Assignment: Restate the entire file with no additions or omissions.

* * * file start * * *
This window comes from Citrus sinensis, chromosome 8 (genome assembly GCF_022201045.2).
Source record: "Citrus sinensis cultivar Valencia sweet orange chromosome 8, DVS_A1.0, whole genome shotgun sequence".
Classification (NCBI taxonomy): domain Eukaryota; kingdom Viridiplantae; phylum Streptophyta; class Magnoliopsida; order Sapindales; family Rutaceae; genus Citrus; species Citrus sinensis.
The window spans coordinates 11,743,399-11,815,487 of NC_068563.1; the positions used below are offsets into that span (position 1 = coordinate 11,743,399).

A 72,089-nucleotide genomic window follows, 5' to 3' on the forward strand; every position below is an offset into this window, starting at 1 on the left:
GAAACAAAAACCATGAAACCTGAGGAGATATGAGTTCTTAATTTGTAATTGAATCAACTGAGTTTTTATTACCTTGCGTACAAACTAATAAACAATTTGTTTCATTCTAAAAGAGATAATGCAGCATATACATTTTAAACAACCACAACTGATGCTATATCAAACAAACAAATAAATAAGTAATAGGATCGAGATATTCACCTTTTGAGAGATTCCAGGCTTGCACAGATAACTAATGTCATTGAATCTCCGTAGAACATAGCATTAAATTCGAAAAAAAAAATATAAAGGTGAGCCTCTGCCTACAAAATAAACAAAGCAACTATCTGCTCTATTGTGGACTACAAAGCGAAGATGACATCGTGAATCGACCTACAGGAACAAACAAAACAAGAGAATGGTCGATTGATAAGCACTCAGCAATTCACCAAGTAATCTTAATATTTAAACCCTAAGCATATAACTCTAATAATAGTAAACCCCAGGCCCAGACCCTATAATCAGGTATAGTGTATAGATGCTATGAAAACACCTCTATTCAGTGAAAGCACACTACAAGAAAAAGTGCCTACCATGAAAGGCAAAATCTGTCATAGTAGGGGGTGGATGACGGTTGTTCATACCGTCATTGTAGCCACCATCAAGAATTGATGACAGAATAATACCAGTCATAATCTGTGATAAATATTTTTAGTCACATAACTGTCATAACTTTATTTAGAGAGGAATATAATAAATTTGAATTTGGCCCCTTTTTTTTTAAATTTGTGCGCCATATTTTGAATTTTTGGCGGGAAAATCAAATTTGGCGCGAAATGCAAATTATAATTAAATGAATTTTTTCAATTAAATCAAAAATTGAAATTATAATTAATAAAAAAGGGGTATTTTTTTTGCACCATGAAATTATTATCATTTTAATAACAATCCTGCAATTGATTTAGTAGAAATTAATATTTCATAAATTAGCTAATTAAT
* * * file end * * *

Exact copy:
This window comes from Citrus sinensis, chromosome 8 (genome assembly GCF_022201045.2).
Source record: "Citrus sinensis cultivar Valencia sweet orange chromosome 8, DVS_A1.0, whole genome shotgun sequence".
Classification (NCBI taxonomy): domain Eukaryota; kingdom Viridiplantae; phylum Streptophyta; class Magnoliopsida; order Sapindales; family Rutaceae; genus Citrus; species Citrus sinensis.
The window spans coordinates 11,743,399-11,815,487 of NC_068563.1; the positions used below are offsets into that span (position 1 = coordinate 11,743,399).

A 72,089-nucleotide genomic window follows, 5' to 3' on the forward strand; every position below is an offset into this window, starting at 1 on the left:
GAAACAAAAACCATGAAACCTGAGGAGATATGAGTTCTTAATTTGTAATTGAATCAACTGAGTTTTTATTACCTTGCGTACAAACTAATAAACAATTTGTTTCATTCTAAAAGAGATAATGCAGCATATACATTTTAAACAACCACAACTGATGCTATATCAAACAAACAAATAAATAAGTAATAGGATCGAGATATTCACCTTTTGAGAGATTCCAGGCTTGCACAGATAACTAATGTCATTGAATCTCCGTAGAACATAGCATTAAATTCGAAAAAAAAAATATAAAGGTGAGCCTCTGCCTACAAAATAAACAAAGCAACTATCTGCTCTATTGTGGACTACAAAGCGAAGATGACATCGTGAATCGACCTACAGGAACAAACAAAACAAGAGAATGGTCGATTGATAAGCACTCAGCAATTCACCAAGTAATCTTAATATTTAAACCCTAAGCATATAACTCTAATAATAGTAAACCCCAGGCCCAGACCCTATAATCAGGTATAGTGTATAGATGCTATGAAAACACCTCTATTCAGTGAAAGCACACTACAAGAAAAAGTGCCTACCATGAAAGGCAAAATCTGTCATAGTAGGGGGTGGATGACGGTTGTTCATACCGTCATTGTAGCCACCATCAAGAATTGATGACAGAATAATACCAGTCATAATCTGTGATAAATATTTTTAGTCACATAACTGTCATAACTTTATTTAGAGAGGAATATAATAAATTTGAATTTGGCCCCTTTTTTTTTAAATTTGTGCGCCATATTTTGAATTTTTGGCGGGAAAATCAAATTTGGCGCGAAATGCAAATTATAATTAAATGAATTTTTTCAATTAAATCAAAAATTGAAATTATAATTAATAAAAAAGGGGTATTTTTTTTGCACCATGAAATTATTATCATTTTAATAACAATCCTGCAATTGATTTAGTAGAAATTAATATTTCATAAATTAGCTAATTAAT